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About RoyEarle

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  1. FYI: My original problem has gone away. One of your updates (or one of Microsoft's) has corrected the persistent failure. With ransomware protection on, if ".exe" files were copied to another location and excuted there and then deleted, once in a while some of the ".exe" files would acquire unchangeable "..." ownership and cause access failures for read, write, execute, or delete. This condition of the files was persistent, lasting until the next chkdsk or reboot. The persistant failure was present for the MB3 version (as originally installed 2017-09-21). The persistent failure was present in neither an updated version nor the newer version. So somewhere in there something fixed the original problem. Enabling ransomware protection does still create a minor problem: it sometimes causes delayed deletion of the ".exe" files. If you test for file existence ("if exist ...") immediately after the "erase" command you will occasionally see ".exe" files still present. But a few batch file lines later the ".exe" files will be gone. (This has evidently been a problem in Windows under some conditions for many years according to my internet research.) The persistent failures were disruptive, but the transient delayed erasure problem is noticed only by the diagnostic. I do not know if the transient failure has been present all along; I had to modify the diagnostic to detect it. It may have been hidden by the persistent failures. The persistent failure could be seen in tens of iterations; the transient failures now occur only a few times in a thousand iterations (16 minutes). Both the old persistent and the (possibly) new transient failures appear only when MB3 ransomware protection has been on since boot time. Failures can be seen until you turn off ransomware protection. If you then turn it back on again without rebooting there will still be no failures until after the next computer restart. The bottom line is that I can now leave ransomware protection turned on almost all of the time. That makes me feel much safer. Roy Earle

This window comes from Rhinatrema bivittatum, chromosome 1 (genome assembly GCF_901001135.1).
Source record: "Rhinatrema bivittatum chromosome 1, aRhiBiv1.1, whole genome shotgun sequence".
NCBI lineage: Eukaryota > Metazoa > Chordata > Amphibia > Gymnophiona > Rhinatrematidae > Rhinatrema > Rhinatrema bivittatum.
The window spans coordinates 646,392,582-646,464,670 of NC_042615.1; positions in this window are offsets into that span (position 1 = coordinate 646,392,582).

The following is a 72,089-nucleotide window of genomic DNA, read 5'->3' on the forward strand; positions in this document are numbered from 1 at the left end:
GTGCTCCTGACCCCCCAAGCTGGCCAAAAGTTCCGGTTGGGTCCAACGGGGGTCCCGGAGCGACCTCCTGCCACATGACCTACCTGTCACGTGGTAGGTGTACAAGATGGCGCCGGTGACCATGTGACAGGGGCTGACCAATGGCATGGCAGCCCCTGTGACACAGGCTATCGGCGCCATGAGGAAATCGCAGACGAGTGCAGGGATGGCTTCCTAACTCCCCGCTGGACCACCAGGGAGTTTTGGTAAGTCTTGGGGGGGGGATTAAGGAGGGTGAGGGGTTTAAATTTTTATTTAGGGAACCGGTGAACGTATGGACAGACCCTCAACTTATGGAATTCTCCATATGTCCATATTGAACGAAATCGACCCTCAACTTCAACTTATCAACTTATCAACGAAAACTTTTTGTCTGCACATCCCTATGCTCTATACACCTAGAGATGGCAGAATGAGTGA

2. MB3 Ransomware Protection corrupts ownership of deleted executed files PROBLEM ------- With Ransomware Protection enabled in Malwarebytes 3, if (1) an ".exe" file is copied, (2) the copy is executed, (3) the copy is deleted, then the deletion attempt sometimes fails to delete the file and leaves it with its ownership undisplayable. Any further attempts to access the file (read, execute, or delete it) result in an "Access is denied." message. GRUBBY DETAILS -------------- Typical "dir /Q" output for one such file (which always shows the owner as "...") is as follows: Volume in drive R is LYNX_R_RAM Volume Serial Number is D81B-10E0 Directory of R:\TEMP 2017-05-29 08:39 <DIR> LYNX\RoyUser . 2017-05-29 08:39 <DIR> LYNX\RoyUser .. 2017-05-22 10:54 41,486 ... argout_018.exe 1 File(s) 41,486 bytes 2 Dir(s) 34,803,712 bytes free Investigating the sick NTSF files via {File Explorer, Properties, Security, Advanced} (even as the magic "Administrator" user) shows "Unable to display current owner" and complains that the user does not have the permissions needed to change the owner or look at the effective permissions. BUT the (data intact) files revert to their normal ownership and permissions after a reboot or a "chkdsk /F /V /X" on the drive. I first noticed the problem with batch files which were aborting with the "Access is denied." message. Some frequently-used ".exe" files had been copied to a RAM disk directory placed early in the Windows execution path. Occasionally a batch file would clear that directory (without checking for errors). When the clearing failure occurred all subsequent attempts to invoke the copied program would get "Access is denied." from the partially-deleted copy on the RAM disk (rather than execute the original from the hard disk directory later in the execution path). I wrote a set of batch files to automate the process of making copies of a program (e.g., argout.exe) in a specified directory (e.g., argout_001.exe, argout_002.exe, ... argout_020.exe), executing all the copies multiple times, deleting all the copies (without checking for errors), and then checking the directory to make sure it was really empty. With Ransomware Protection enabled I would get a few (sometimes none, sometimes up to 4) partially-deleted files in each set of 20 files copied. (I had to reboot after each failure, of course). It did not matter whether the copies were in the RAM disk or on one of the hard drives. Both 32-bit and 64-bit ".exe" files failed. Both Windows ".exe" files (e.g., timeout.exe) and programs I had compiled myself (such as argout.exe) failed. The same tests run without the copies actually being executed before they were deleted never failed. The tests never failed if Ransomware Protection was disabled (regardless of other MB3 options) and always failed eventually if Ransomware Protection was enabled (regardles of other MB3 options). Windows Defender was off. I repeated the tests with the internet disconnected and my anti-virus protection (ESET Internet Security) uninstalled , but that made no difference. I have done many installations of various versions of MB3 on two different computers, running mb-clean twice before each installation. The relevant installation and checking files I used were FRST64.exe mb3-setup-consumer- mb-check- mb-clean- The LYNX computer is an ASUS UL80Jt Notebook running the 10.0.14393.1198 version of Windows 10 Professional. In order to simplify the environment I used the following procedure (with appropriate reboots adjusting Windows Defender on or off after each reboot) for the last test cycle: Updated Windows Defender Disconnected internet Uninstalled ESET Internet Security Disabled Windows Defender Uninstalled MB3 Ran mb-clean Installed MB3 Enabled Windows Defender Connected internet Activate MB3 Updated MB3 Turned on MB3 options Ransomware protection Signature-less anomaly detection, Start with Windows Self-protection with early start Ran an MB3 Hyper Scan Disconnected internet Rebooted Verified the Windows Defender was off Waited for MB3 and other activity to die out Turned on MB3 Event Log Data Ran my diagnostic batch files to the RAM disk with no failure Ran my diagnostic batch files to the RAM disk with the failure shown above Turned off MB3 Event Log Data Ran mb-check Ran FRST64 Reinstalled ESET I have attached the requested files as follows: MB3_bug.txt [plain ASCII copy of this text] mb-check-results.zip FRST.TXT Addition.txt CONCLUSION ---------- As a workaround I have turned off the environment variable which tells my batch files that they may use the RAM disk to improve speed. This slows things down (despite the normal caching of the hard disk), but I really want the Ransomware Protection. Yes, this is an obscure issue, but the underlying cause may be showing up in other problems which you are trying to solve. Thanks for providing a good product! Roy Earle RoyEarle@acm.org Addition.txt FRST.txt MB3_bug.txt mb-check-results.zip